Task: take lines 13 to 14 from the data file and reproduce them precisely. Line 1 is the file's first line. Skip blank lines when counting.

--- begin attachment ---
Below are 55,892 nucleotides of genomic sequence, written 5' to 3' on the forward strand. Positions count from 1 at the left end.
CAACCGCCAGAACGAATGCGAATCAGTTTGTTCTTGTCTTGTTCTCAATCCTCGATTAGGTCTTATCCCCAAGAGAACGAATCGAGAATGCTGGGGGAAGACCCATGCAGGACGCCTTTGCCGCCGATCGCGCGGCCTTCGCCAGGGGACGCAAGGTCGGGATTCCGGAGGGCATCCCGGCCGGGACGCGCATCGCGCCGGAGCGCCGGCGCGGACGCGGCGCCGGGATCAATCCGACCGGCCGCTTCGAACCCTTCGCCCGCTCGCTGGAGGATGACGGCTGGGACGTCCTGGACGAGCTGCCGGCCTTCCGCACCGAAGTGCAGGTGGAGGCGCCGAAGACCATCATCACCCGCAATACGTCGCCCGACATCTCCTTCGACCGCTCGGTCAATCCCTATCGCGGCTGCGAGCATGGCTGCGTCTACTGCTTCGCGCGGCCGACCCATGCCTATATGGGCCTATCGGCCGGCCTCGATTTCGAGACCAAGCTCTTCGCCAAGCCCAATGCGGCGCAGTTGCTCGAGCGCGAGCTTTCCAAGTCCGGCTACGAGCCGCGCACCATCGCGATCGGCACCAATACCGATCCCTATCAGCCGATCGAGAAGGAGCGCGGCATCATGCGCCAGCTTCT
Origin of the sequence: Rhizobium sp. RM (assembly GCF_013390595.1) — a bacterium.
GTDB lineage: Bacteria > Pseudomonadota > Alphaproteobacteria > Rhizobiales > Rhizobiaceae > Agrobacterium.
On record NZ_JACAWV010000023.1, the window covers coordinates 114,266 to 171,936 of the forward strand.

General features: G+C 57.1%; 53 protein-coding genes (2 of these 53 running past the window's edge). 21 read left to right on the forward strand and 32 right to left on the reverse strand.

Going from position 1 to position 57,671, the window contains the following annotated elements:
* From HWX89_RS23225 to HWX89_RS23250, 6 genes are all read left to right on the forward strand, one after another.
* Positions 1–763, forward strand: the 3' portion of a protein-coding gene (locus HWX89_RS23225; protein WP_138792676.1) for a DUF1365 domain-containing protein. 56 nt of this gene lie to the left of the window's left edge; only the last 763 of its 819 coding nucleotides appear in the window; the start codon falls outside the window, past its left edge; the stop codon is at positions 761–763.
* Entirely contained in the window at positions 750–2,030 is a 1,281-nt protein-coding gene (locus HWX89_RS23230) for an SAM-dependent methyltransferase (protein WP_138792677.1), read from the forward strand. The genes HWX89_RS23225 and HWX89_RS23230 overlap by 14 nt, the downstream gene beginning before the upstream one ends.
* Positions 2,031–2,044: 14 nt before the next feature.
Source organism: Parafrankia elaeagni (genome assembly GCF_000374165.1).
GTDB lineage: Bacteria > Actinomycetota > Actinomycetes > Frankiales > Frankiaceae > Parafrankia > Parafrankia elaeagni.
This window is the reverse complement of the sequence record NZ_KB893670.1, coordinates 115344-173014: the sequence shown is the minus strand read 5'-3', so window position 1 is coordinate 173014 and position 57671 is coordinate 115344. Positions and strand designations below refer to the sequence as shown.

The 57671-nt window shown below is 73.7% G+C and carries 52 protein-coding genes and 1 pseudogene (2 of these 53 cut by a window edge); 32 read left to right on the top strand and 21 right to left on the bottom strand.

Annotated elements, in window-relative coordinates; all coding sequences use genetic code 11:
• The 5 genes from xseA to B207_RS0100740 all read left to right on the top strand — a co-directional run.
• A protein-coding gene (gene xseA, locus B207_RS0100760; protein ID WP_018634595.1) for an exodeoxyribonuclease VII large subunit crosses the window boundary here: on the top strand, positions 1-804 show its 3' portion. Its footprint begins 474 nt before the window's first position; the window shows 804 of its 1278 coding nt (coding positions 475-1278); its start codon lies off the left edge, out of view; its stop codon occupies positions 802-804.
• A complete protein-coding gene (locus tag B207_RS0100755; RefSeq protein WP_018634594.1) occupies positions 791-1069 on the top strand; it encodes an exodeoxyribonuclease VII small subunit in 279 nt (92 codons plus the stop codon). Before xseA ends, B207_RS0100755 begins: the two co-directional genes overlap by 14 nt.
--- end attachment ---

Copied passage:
GTDB lineage: Bacteria > Actinomycetota > Actinomycetes > Frankiales > Frankiaceae > Parafrankia > Parafrankia elaeagni.
This window is the reverse complement of the sequence record NZ_KB893670.1, coordinates 115344-173014: the sequence shown is the minus strand read 5'-3', so window position 1 is coordinate 173014 and position 57671 is coordinate 115344. Positions and strand designations below refer to the sequence as shown.